The importance of beginner tech fluency in senior citizens
© Getty Images

Within a day of purchasing a new Samsung Galaxy Note 4, my father flicked his thumb, scrolling through the user interface, shook his head, and said “this is too hard.”

On a different occasion, my mother, who has mastered the basics of Facebook and Youtube, asked me if I, “could help send an email [she] didn’t know how.”

ADVERTISEMENT

My parents, former farmers and textile merchants from the Philippines, individuals nearing retirement age, struggle to grasp basic technology.

This isn’t an isolated incident in the home of a first generation millennial. The Pew Research Center in 2016 reported an astonishing 41 percent of people over 65 are not using the internet. Of the 41 percent, 32 percent said that it was too difficult to learn, and 19 percent said that the costs associated with having a computer are too high.

The age of the digital native - children born into technology, resulting in a natural fluency - is without a doubt, a beneficial point of technological advance, however, the rate at which these advances emerge, vastly outpaces the senior citizen’s ability to grasp it. Without basic tech fluency, care of these individuals becomes more difficult.

Technology should, thus, become more integrated into elder care. But in order to achieve this, baseline fluencies should be developed in order to close the increasing technology gap.

What’s the cliche ancient proverb say? Give a man a fish and you feed him for a day, teach a man to fish, and you feed him for life.

The same idea applies here. Operate a computer or skim the internet for a senior citizen, and they’ll thank you, but teach a senior citizen how to do it themselves, and you provide an avenue of job exploration, knowledge, and a sense of “freedom” that only the internet (and technology in general) can provide.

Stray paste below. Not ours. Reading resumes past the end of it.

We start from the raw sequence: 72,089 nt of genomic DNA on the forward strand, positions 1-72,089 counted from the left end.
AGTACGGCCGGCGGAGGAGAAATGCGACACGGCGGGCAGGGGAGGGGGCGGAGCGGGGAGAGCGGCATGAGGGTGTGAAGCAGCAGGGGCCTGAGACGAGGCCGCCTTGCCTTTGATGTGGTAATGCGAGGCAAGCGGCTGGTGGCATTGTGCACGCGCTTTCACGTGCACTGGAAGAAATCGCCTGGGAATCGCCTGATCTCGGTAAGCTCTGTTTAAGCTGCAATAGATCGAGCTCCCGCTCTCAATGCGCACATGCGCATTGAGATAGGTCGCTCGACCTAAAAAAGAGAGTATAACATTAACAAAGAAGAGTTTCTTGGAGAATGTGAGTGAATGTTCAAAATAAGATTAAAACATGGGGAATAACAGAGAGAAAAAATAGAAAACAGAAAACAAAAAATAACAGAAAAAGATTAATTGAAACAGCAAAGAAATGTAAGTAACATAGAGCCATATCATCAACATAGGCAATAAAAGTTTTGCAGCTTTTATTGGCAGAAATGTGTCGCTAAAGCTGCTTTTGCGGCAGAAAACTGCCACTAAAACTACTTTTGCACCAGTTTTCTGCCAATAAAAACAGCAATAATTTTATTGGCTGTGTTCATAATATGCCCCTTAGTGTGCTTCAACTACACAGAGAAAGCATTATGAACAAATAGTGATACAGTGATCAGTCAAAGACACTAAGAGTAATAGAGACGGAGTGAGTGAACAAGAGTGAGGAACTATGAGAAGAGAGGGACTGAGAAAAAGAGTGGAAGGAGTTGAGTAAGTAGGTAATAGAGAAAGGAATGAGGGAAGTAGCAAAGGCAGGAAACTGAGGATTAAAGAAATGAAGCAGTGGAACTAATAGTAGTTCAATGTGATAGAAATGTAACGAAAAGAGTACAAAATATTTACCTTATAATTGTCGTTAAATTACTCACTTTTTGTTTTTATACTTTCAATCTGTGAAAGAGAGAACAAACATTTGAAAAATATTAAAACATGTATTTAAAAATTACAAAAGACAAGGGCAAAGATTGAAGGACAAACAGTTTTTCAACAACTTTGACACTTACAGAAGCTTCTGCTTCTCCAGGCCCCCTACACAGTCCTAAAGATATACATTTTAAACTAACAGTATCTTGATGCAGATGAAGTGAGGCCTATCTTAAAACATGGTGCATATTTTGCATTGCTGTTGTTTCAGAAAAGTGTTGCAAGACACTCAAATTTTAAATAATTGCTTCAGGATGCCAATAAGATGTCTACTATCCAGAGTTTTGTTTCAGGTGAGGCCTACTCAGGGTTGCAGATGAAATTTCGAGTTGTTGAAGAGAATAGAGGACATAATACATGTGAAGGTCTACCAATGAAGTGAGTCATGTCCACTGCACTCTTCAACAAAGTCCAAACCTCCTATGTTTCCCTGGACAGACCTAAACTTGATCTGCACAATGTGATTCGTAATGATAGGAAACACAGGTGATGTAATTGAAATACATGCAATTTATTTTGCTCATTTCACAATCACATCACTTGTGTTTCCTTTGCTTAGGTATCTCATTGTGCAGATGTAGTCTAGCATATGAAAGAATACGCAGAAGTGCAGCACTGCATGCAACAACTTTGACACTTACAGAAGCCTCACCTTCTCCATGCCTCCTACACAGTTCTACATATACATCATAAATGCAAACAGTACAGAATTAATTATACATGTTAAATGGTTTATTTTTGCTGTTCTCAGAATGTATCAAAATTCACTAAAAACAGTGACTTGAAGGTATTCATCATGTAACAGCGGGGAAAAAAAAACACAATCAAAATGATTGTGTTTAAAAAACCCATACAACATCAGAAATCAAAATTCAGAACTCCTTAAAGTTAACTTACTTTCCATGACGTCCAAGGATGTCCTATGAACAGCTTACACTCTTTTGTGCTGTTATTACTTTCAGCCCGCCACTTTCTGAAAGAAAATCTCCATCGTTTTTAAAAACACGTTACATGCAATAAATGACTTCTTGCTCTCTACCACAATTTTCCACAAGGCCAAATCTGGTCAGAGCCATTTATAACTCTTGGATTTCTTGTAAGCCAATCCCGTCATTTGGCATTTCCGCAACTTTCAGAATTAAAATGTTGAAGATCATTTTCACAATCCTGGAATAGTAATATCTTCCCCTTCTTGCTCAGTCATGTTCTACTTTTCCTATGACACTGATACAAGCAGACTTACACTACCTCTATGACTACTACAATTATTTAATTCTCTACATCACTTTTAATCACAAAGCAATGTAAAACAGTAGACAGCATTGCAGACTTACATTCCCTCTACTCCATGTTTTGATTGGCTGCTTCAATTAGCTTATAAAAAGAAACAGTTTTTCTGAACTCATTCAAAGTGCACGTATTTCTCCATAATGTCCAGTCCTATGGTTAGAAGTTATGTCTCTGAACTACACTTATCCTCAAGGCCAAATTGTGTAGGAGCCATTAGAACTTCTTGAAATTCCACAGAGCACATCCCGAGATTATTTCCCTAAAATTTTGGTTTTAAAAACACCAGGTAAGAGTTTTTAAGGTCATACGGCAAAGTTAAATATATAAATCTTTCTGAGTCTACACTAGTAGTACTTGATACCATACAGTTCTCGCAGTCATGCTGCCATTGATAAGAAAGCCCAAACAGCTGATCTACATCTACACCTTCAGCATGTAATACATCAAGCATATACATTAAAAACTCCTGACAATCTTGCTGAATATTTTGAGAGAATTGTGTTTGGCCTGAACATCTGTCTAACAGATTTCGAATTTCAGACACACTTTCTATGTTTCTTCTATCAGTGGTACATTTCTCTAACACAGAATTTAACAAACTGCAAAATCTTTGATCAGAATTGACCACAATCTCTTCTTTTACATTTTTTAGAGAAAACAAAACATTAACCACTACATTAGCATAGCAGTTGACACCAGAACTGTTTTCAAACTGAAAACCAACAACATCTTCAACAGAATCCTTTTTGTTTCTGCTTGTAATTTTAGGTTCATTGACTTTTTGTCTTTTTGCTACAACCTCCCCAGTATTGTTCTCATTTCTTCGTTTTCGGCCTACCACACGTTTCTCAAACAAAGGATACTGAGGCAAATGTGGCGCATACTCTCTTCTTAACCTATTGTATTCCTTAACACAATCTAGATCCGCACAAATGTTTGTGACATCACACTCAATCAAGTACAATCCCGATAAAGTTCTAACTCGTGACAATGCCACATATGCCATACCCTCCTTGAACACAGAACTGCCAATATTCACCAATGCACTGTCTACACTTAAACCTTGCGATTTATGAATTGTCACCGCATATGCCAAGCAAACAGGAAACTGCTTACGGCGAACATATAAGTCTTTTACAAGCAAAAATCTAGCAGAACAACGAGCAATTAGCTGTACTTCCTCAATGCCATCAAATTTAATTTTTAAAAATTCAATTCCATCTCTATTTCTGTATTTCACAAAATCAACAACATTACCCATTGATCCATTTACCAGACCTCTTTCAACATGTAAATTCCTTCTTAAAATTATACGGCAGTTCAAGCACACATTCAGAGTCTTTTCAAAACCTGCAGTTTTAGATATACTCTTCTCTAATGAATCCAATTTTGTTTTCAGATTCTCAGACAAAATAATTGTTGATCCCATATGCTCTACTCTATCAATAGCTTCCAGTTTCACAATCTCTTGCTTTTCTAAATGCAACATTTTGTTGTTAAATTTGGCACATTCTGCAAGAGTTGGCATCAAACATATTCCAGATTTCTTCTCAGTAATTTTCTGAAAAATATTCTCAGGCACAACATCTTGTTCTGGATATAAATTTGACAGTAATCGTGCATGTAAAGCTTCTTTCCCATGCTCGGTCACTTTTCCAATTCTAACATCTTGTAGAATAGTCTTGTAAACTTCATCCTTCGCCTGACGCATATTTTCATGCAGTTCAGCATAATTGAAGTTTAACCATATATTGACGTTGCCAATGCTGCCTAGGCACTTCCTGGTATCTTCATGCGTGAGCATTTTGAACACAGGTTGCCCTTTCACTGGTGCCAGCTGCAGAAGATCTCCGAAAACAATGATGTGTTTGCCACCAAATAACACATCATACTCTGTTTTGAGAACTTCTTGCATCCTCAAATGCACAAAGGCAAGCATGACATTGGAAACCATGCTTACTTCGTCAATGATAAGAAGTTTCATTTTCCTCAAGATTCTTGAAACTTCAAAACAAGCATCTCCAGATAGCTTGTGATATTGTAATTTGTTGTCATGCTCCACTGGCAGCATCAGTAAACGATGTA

How is the federal government currently addressing this issue? By creating websites for the people who have no idea how to access them! Why learn how to operate a computer if aging.gov (a one-stop resource for families looking to allow seniors to live independent lives) can inform you how to support Grandma and Grandpa? Why learn how to use the internet when data.gov (data repository or elder citizens regarding aging statistics) is in place to provide support?

That isn’t to say that initiatives currently in place do not assist senior citizens in terms of technology. A standout among these is one that is currently updating 15,000 nursing homes to professional tech and service standards. However, this form of tech assistance does not focus on the empowerment of senior citizens, rather, it focuses only on the prolonging of life. As a nation, there exists the ideology that the pursuance of knowledge is a priority, but why then, does the government place an age limit on learning?

Compare this to the initiative taken by the private sector. Uber announced pilot programs in five states that will provide free technology tutorials as well as free and discounted rides to elders to support senior mobility. Airbnb is currently partnering with communities to research better ways to serve senior citizens. Walgreens has begun implementing advances in digital technologies that connect the elderly to their telehealth services provider, which gives 24/7 access to U.S. board certified doctors.

The distinction between the federal and private viewpoints stems from their envisioned end- goals. The 2017 fiscal budget allocated $4 billion for the Computer Science for All Initiative to advance computer program literacy younger demographics. The federal government, for the most part, is investing in the younger citizens to maintain high levels of digital learnedness in the long term. In doing this they discount the need for senior citizen tech-knowledge. The public sector on the other hand, has identified the importance of a tech-fluent senior citizen is (aside from their monetary market niche) and is attempting to utilize technology to assist elders in their lives.

It is important to realize that while life-saving technologies like Life Alert and digital blood monitors are wildly effective, they only focus on critical alert mechanisms (ie: near death, life altering moments.) The ability to use technology as they develop allows for learning provisions akin to those that exist for the digital native. The establishment of a base fluency, would provide the stepping stone for further tech usage that may affect the user’s quality of life.

Instead of looking at senior citizens as a fading demographic in our society, we have to acknowledge that there exists the possibility of senior citizen reintegration into the workforce having - all things considered - a positive impact in the country. 

Aragones is a student at Baruch College majoring in Philosophy with double minors in Political Science and English. 


The views expressed by authors are their own and not the views of The Hill.